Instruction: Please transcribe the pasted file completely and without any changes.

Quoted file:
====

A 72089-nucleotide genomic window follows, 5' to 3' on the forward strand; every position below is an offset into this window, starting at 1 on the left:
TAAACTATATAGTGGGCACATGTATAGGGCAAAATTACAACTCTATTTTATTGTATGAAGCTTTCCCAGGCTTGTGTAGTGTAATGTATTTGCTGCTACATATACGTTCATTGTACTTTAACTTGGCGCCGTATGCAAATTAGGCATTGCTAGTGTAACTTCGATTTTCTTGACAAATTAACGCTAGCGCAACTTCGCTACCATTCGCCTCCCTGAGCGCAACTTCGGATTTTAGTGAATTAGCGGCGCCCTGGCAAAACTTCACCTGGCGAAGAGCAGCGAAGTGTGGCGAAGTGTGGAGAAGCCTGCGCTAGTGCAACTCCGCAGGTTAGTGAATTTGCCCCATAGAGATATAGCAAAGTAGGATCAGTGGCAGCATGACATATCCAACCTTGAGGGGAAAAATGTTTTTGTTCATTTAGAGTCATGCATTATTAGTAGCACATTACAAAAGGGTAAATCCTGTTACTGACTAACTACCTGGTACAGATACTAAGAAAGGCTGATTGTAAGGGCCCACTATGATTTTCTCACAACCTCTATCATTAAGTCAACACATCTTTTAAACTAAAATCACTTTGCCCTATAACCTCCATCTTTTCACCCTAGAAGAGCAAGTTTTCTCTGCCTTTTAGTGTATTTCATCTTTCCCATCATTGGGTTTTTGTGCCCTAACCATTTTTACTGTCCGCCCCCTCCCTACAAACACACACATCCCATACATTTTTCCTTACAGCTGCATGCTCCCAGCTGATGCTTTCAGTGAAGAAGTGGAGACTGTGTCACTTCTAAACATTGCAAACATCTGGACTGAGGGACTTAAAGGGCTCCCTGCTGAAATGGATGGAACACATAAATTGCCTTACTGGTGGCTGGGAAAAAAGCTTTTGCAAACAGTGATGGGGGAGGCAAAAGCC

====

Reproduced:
A 72089-nucleotide genomic window follows, 5' to 3' on the forward strand; every position below is an offset into this window, starting at 1 on the left:
TAAACTATATAGTGGGCACATGTATAGGGCAAAATTACAACTCTATTTTATTGTATGAAGCTTTCCCAGGCTTGTGTAGTGTAATGTATTTGCTGCTACATATACGTTCATTGTACTTTAACTTGGCGCCGTATGCAAATTAGGCATTGCTAGTGTAACTTCGATTTTCTTGACAAATTAACGCTAGCGCAACTTCGCTACCATTCGCCTCCCTGAGCGCAACTTCGGATTTTAGTGAATTAGCGGCGCCCTGGCAAAACTTCACCTGGCGAAGAGCAGCGAAGTGTGGCGAAGTGTGGAGAAGCCTGCGCTAGTGCAACTCCGCAGGTTAGTGAATTTGCCCCATAGAGATATAGCAAAGTAGGATCAGTGGCAGCATGACATATCCAACCTTGAGGGGAAAAATGTTTTTGTTCATTTAGAGTCATGCATTATTAGTAGCACATTACAAAAGGGTAAATCCTGTTACTGACTAACTACCTGGTACAGATACTAAGAAAGGCTGATTGTAAGGGCCCACTATGATTTTCTCACAACCTCTATCATTAAGTCAACACATCTTTTAAACTAAAATCACTTTGCCCTATAACCTCCATCTTTTCACCCTAGAAGAGCAAGTTTTCTCTGCCTTTTAGTGTATTTCATCTTTCCCATCATTGGGTTTTTGTGCCCTAACCATTTTTACTGTCCGCCCCCTCCCTACAAACACACACATCCCATACATTTTTCCTTACAGCTGCATGCTCCCAGCTGATGCTTTCAGTGAAGAAGTGGAGACTGTGTCACTTCTAAACATTGCAAACATCTGGACTGAGGGACTTAAAGGGCTCCCTGCTGAAATGGATGGAACACATAAATTGCCTTACTGGTGGCTGGGAAAAAAGCTTTTGCAAACAGTGATGGGGGAGGCAAAAGCC